The Flyers also hold another victory over the Rangers, although that contest was in the pre-season.Fort St. John enters the contest with a record of 5-1-0 early in the season. The Rangers have a strong mark of their own at 6-2-0.After tonight’s game the Flyers will be in Grande Prairie on Thursday night for a tilt against the Athletics.- Advertisement -Opening faceoff this evening is at 8:30.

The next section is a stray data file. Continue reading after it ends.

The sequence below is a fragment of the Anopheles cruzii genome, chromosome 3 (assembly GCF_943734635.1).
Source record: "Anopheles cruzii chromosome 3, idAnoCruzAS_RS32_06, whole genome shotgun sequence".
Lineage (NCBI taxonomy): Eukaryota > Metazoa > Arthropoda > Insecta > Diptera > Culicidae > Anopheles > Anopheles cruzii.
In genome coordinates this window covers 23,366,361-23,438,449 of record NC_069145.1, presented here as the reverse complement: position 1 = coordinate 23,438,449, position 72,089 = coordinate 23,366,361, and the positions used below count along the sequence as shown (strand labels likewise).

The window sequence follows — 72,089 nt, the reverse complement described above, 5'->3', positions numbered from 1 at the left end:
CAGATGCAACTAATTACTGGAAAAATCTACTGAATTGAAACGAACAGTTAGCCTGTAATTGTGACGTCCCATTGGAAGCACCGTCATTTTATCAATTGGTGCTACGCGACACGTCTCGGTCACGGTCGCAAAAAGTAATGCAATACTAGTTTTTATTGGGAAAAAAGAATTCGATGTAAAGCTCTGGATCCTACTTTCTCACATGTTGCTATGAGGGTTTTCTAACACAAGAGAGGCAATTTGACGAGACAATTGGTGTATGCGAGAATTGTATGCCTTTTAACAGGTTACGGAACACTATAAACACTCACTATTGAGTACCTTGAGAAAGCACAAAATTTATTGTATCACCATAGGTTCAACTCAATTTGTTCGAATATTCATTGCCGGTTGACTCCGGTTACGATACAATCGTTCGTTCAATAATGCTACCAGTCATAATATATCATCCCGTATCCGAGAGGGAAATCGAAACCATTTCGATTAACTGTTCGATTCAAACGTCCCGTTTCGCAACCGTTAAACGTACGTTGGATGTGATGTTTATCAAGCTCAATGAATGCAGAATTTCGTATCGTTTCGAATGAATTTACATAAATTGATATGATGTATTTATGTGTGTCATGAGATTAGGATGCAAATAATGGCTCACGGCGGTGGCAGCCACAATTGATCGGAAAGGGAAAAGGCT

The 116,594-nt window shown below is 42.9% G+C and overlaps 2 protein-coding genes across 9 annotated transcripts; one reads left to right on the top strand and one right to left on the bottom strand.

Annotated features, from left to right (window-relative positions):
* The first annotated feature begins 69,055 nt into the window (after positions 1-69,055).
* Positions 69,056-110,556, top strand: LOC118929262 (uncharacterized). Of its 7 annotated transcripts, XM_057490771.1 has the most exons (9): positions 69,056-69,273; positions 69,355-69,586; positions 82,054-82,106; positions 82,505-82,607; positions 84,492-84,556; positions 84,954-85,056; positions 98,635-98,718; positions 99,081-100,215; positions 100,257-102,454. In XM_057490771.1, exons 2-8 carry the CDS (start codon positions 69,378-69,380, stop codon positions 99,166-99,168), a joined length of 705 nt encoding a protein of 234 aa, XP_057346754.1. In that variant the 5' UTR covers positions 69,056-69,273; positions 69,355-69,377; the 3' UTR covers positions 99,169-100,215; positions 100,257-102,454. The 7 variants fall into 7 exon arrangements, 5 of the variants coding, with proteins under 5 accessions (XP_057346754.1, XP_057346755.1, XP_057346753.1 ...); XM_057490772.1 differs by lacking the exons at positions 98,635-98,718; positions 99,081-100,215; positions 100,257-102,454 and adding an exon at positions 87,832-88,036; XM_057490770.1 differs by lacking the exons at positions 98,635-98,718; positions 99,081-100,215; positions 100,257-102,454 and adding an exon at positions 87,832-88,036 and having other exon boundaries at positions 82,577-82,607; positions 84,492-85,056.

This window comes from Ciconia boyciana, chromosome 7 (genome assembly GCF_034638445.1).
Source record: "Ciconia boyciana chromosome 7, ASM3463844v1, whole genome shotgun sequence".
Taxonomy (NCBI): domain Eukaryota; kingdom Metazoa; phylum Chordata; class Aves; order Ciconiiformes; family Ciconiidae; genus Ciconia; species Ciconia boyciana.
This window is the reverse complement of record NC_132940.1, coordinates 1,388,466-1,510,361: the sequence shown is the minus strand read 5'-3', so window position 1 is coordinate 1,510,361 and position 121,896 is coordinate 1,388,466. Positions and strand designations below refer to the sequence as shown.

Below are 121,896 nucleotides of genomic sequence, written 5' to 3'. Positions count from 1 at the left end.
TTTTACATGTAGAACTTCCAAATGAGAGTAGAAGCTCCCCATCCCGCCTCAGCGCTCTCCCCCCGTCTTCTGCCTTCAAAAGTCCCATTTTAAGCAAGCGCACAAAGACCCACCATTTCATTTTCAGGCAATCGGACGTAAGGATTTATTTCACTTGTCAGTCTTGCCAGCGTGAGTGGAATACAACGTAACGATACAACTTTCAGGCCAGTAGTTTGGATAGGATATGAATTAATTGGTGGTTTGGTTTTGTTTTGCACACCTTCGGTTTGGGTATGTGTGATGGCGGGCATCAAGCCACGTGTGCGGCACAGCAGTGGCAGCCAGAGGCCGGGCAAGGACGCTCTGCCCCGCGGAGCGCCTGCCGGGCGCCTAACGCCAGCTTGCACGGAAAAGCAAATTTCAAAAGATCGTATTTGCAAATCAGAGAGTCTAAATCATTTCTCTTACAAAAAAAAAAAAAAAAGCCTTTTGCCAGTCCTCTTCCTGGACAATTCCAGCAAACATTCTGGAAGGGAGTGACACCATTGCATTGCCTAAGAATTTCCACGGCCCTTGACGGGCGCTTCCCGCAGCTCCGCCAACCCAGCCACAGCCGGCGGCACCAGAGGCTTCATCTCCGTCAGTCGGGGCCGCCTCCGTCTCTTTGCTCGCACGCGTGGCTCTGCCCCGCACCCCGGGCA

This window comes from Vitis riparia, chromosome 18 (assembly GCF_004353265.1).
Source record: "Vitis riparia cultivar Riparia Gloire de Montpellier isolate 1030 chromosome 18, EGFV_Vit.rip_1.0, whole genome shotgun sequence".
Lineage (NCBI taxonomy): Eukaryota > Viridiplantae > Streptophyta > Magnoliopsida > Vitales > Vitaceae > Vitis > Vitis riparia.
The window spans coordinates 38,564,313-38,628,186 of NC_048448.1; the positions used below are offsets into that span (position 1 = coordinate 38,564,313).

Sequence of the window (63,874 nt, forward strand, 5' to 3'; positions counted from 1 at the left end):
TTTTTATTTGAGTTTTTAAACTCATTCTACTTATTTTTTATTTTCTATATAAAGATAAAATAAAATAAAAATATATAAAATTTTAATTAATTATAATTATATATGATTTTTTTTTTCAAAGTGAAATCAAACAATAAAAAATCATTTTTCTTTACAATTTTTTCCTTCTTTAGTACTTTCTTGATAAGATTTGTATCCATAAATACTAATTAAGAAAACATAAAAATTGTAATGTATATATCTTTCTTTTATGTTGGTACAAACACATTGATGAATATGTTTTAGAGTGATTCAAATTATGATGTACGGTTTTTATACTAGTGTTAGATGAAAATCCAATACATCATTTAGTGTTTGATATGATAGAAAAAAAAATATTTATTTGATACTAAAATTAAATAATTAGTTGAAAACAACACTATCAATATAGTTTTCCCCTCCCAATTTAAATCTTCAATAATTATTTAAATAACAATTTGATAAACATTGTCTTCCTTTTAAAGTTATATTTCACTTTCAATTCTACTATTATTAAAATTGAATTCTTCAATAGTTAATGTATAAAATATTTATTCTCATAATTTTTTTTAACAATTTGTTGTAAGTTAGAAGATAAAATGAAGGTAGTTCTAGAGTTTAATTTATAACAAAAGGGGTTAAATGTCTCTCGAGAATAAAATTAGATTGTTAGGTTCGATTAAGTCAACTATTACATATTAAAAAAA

The nearly 700-acre nature sanctuary is a passive recreational area spread over two separate properties – one near the Rio Hondo and another near the San Gabriel River – in Pico Rivera. City and county officials, as well as conservancy groups, have spent $5.1 million transforming the once-barren lands into the spreading grounds. Both properties now include thousands of native-California plants, shaded rest areas and six miles of trails. Local resident Miguel Bravo was among about 300 people who turned out for Saturday’s premiere. He was accompanied by his wife, Alicia, and two sons, Jason and Sean. “I do a lot of bike riding, and I thought this seems to be easier for the entire family,” said Bravo, 34. “It’s not too long and it’s pretty.” Alicia Bravo, also 34, said she’s not a biking enthusiast like her husband, but the spreading grounds suit her taste perfectly. PICO RIVERA – Los Angeles County Supervisor Gloria Molina said she’s making it a point to put open space – and a community’s natural resources – to good use. The plan, called “greening the river,” has Molina and county officials partnering with cities to transform waterways into recreational venues for the public. “I was one of those 10-year-olds that couldn’t get to the river and had to jump the fence,” the county supervisor said. “Now we’re finding ways to make use of the river besides what it already is. We’d like to bring \ back and restore them.” On Saturday, Molina visited Pico Rivera to debut the city’s newest “greening” project, the Paseo del Rio Spreading Grounds. “I love the open air,” she said. “I also saw two hummingbirds – and you never see hummingbirds. You don’t really get to see anything like this.” Pico Rivera outreach coordinator Raymond Chavez said visitors to the spreading grounds may also find Canada geese and other water fowl in the area. The grounds are “passive use” facilities designed for short visits that include nature-watching and exercising. Nine-year-old Alejandra Ibarra already plans on returning to the spreading grounds every weekend – if her parents let her – to get some laps in on her bike. “At my school, we have to do exercise,” said the South Ranchito Elementary School third-grader. “I want to come here because then I can \ faster, do more laps and get more exercise.” “It’s helping me be better,” she added. Chavez said the spreading grounds cater to visitors from throughout the Southland, not just Pico Rivera. “It’s also for people from Whittier, Santa Fe Springs and the other surrounding communities,” he said. “This is going to be a big asset to people all over the region.” The nature sanctuaries will also offer educational opportunities. Interpretive signs along the trails will provide details about the adjoining basins, which serve as water storage and recharge facilities, according to officials. “It’s also an educational piece to provide visitors with information on the water recycling process,” Molina said. Both the Rio Hondo and the San Gabriel spreading grounds will be open from dawn to dusk daily. Visitors can enter via four pedestrian access points: at Whittier and Washington boulevards, respectively; at Loch Lomond Drive and Paramount Boulevard; and at Mines Avenue and Paramount Boulevard. [email protected] (562) 698-0955, Ext. 3024160Want local news?Sign up for the Localist and stay informed Something went wrong. Please try again.subscribeCongratulations! You’re all set!